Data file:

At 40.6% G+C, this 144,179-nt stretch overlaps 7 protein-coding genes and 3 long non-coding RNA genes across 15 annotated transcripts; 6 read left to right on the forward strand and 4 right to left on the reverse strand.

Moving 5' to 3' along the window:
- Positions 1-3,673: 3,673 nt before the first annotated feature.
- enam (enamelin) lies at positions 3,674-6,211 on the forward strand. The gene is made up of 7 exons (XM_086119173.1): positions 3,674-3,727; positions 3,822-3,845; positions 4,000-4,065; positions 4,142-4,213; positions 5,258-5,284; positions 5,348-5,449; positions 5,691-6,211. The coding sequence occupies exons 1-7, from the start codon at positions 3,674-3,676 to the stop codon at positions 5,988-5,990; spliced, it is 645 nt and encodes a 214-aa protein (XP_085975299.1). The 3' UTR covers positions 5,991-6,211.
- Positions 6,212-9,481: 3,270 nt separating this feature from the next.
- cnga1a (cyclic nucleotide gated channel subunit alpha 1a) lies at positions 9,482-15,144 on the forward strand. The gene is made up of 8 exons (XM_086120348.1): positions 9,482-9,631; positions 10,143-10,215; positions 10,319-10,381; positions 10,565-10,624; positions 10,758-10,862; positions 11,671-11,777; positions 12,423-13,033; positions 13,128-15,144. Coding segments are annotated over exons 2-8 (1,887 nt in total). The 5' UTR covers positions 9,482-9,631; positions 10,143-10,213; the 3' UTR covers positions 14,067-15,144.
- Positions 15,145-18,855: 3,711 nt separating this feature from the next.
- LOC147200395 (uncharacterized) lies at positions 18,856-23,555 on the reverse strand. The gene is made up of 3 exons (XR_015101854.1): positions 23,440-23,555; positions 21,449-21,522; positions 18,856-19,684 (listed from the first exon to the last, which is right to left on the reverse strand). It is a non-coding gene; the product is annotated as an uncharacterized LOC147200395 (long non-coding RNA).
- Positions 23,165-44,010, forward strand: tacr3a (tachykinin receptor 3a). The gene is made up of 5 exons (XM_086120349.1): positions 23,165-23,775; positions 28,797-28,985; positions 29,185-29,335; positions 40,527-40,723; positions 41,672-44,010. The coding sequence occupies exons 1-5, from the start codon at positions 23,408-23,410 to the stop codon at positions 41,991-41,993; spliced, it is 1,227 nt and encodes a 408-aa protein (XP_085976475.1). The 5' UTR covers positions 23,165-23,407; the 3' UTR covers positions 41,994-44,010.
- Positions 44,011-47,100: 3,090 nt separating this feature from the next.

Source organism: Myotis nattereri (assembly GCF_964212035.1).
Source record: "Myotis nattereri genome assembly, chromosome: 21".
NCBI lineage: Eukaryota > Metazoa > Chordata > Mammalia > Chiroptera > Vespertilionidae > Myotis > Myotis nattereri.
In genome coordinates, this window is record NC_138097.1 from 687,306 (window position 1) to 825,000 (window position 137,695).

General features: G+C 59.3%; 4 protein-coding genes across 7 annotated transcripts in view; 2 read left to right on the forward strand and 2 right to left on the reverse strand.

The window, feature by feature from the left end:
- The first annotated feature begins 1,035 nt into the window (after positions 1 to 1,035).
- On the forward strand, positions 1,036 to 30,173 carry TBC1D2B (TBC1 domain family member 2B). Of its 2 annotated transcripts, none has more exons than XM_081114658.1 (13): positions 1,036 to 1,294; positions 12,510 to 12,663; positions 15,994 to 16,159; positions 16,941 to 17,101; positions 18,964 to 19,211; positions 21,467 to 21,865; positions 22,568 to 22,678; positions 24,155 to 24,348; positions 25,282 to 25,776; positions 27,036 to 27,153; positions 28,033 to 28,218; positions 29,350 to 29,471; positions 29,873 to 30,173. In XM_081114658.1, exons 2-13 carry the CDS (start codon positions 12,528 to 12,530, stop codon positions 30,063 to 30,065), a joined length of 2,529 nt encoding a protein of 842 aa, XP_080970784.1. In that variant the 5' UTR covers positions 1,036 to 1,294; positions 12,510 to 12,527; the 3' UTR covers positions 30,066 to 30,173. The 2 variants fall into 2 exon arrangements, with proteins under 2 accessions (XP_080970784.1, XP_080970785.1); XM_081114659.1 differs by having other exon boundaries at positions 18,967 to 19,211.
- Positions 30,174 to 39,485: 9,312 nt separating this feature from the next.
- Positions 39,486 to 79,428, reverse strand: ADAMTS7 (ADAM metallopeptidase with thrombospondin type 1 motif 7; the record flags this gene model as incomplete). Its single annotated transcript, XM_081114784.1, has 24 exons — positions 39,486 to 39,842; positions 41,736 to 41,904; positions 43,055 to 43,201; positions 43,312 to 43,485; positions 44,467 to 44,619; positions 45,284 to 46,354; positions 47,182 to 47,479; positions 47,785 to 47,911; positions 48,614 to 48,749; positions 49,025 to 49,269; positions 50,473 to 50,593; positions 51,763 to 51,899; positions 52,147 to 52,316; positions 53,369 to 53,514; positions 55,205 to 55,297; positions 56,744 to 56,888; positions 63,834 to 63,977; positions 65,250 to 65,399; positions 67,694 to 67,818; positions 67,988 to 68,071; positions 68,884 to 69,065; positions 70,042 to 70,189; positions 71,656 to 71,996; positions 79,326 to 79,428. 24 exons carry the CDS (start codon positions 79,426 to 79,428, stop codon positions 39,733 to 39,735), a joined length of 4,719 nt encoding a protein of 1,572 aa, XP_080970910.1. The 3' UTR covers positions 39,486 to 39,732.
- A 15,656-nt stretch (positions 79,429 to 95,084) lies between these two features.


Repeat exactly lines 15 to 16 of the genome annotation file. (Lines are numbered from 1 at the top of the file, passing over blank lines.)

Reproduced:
General features: G+C 59.3%; 4 protein-coding genes across 7 annotated transcripts in view; 2 read left to right on the forward strand and 2 right to left on the reverse strand.

The window, feature by feature from the left end: